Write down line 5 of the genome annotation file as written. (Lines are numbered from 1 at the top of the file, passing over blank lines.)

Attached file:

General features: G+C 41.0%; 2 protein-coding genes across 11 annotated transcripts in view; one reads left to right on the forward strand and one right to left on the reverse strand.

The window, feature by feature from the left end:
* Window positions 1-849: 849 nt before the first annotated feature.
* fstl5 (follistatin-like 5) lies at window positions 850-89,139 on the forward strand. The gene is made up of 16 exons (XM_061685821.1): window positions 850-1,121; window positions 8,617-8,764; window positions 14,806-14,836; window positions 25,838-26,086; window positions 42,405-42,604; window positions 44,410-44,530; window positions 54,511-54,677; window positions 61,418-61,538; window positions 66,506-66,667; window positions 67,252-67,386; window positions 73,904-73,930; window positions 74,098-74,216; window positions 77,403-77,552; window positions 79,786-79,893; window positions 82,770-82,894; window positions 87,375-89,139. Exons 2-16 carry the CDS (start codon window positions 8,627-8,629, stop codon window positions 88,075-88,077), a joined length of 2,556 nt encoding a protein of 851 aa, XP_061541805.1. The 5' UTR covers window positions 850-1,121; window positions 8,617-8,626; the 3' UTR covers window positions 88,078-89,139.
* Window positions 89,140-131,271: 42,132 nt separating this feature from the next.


* Window positions 89,140-131,271: 42,132 nt separating this feature from the next.